Bayern imploding after setbacks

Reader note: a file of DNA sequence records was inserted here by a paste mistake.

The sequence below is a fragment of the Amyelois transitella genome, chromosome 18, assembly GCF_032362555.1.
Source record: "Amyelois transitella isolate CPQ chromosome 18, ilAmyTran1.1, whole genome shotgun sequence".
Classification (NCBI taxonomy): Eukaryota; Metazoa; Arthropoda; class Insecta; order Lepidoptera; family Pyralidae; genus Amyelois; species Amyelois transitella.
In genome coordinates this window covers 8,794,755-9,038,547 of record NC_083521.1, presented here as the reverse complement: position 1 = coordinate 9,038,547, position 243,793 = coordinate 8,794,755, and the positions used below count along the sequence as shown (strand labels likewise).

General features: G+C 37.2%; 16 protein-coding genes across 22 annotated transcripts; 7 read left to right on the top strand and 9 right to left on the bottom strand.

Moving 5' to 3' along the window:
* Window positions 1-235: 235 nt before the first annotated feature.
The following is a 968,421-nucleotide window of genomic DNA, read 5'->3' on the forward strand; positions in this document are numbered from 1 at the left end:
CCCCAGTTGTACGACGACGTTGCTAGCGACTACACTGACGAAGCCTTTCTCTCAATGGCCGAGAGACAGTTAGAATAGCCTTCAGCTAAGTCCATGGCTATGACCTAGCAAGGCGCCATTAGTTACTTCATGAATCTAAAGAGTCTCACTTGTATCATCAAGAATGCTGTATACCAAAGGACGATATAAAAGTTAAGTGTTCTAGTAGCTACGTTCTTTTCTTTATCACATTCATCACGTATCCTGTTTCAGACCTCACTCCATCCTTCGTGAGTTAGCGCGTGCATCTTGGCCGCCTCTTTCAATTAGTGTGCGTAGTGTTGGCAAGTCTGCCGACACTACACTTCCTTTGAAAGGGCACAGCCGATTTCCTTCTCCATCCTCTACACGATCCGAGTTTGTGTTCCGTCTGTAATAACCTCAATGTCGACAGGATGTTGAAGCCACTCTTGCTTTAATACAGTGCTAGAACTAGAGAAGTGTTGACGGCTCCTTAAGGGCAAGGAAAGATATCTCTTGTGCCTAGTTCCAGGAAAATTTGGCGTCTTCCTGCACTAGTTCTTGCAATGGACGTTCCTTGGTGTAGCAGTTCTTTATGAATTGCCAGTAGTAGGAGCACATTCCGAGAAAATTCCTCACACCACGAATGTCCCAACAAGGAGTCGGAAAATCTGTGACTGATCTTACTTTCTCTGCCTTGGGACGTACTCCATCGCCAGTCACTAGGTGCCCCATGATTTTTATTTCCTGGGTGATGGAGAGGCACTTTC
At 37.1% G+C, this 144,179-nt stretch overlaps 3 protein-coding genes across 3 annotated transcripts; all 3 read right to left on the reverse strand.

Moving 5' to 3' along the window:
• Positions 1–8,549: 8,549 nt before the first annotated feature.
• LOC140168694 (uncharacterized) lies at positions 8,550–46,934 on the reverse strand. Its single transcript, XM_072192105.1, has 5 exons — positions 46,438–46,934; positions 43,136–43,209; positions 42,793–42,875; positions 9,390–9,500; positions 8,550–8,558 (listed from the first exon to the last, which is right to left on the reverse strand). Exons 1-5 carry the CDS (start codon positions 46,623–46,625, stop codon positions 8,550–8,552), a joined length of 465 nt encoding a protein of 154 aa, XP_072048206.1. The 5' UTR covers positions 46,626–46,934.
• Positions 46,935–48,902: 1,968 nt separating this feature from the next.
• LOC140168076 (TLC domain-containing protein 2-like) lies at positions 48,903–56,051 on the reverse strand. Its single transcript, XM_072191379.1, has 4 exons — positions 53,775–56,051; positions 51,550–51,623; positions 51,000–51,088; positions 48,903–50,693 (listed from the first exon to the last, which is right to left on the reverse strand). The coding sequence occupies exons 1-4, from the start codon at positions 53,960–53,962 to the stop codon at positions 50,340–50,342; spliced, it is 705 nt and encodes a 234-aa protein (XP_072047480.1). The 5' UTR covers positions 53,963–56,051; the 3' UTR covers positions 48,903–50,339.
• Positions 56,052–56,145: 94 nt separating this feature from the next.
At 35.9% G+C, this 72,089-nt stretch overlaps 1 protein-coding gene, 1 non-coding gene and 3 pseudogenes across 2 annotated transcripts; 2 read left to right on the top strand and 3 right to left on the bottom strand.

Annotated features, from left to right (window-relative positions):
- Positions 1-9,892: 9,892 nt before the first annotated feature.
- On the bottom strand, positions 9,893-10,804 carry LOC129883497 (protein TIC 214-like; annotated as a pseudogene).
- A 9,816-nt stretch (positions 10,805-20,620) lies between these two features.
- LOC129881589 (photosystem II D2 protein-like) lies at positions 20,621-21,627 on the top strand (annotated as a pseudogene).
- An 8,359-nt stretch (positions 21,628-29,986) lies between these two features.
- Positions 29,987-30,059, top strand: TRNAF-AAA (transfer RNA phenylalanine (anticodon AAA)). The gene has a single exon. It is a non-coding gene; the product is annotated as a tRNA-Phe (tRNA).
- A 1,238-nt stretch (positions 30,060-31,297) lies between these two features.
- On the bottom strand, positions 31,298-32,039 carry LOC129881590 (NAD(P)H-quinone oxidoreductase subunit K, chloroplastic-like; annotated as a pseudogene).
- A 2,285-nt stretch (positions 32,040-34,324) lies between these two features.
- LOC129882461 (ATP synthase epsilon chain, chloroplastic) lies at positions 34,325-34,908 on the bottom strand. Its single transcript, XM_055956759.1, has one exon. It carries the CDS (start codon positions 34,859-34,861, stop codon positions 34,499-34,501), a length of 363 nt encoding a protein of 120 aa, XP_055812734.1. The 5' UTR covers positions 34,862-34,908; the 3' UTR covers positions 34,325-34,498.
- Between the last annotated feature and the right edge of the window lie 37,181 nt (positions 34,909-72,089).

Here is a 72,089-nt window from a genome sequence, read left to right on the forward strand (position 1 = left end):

With Bayern Munich all but out of the Champions League, falling behind in the Bundesliga and its players now criticizing management, the famous German club seems to be imploding. Bayern was hoping for quiet - and successful - times when it pursued and finally signed experienced Dutch coach Louis van Gaal after a turbulent season under novice Juergen Klinsmann, who was fired with five games to go. Van Gaal came with a pedigree that includes the Champions League title but a third into the season his position looks wobblier by the day. After losing 2-0 to Bordeaux last week, Bayern has only an outside chance of advancing to the knockout stage of the Champions league. A 1-1 draw with Schalke in the Bundesliga on Saturday dropped van Gaal's team six points behind the leader, Bayer Leverkusen. On the day of the match, Munich's biggest newspaper, the Sueddeutsche, published a full-page interview with Philipp Lahm, a respected Germany defender and Bayern's deputy captain, who criticized the front office for its transfer moves and the coach for his constant switches in formation. While Bayern's managers were still coming to grips with the public ripples triggered by Lahm's interview, Italy striker Luca Toni caused more friction by walking out of the stadium after being substituted at halftime and driving away without returning to watch the rest of the game. General manager Uli Hoeness was livid after the game, saying the content and the timing of Lahm's interview was "not clever" and promising that Lahm was "going to regret it." The interview, contrary to Bayern's policy, had not been cleared by the club. "You can talk about everything with us, but at home behind (closed) doors. He definitely broke the rules," Hoeness said. Hoeness appeared to back van Gaal despite recent setbacks. "We are going to wait calmly until Christmas and look at the situation then," he said. Lahm and Toni both had to report to Bayern boss Karl-Heinz Rummenigge and van Gaal on Sunday and were fined undisclosed sums. A statement said Lahm had violated club rules in a "striking, unforgivable manner" and had broken an "absolute taboo" by publicly criticizing the club, the coach and teammates and that he would be fined an unprecedented sum. Toni's departure from the stadium without permission was an "unacceptable lack of discipline," the statement said, describing his fine as "substantial." The turmoil comes shortly before a Nov. 27 club members conference that is scheduled to install Hoeness as president to replace Franz Beckenbauer, who moves on to become supervisory board chairman. What was supposed to be a smooth transition could become an unpleasant affair if the notoriously loud club members start asking uncomfortable questions. In his interview, Lahm touched on topics that are likely being debated hotly by most supporters. Among other things, Lahm said: "If you compare our team to the top sides from the Champions League, they have top-class players in seven, eight positions, and we lack that. "If you want to compete with Barcelona, Chelsea, Manchester United, then Bayern needs a playing philosophy. That has to be the goal of the club. "In the past, the transfers were not always very successful ... clubs like Manchester or Barcelona have a system and then you buy personnel for the system. You bring specific players and then you have a team. Something like that doesn't exist here. "The club has to say, when a new coach comes, this is how we play ... We have many players that have no position now in a 4-3-3 system that our coach would like to use, for example our strikers. We have really good forwards but if you play 4-3-3, two or three of them are always on the bench. "If you buy Mario Gomez, then you have to say, OK, we play with two strikers. We played the entire preseason with two strikers. And then suddenly, we get (Arjen) Robben, a great player who fits with us - and who prefers the 4-3-3 system. You can't simply buy players because they are good." Lahm said many players had trouble adjusting to van Gaal and that he was still treated with a mixture of "respect and fear." Van Gaal prefers using two wingers and one striker in his attack, which has left Gomez benched, even though he cost Bayern about ?35 million ($51 million). With Franck Ribery and Robben on the wings, Bayern produced some of its best football this season, but Ribery has played few games because of knee tendinitis and Robben is only coming back after knee surgery.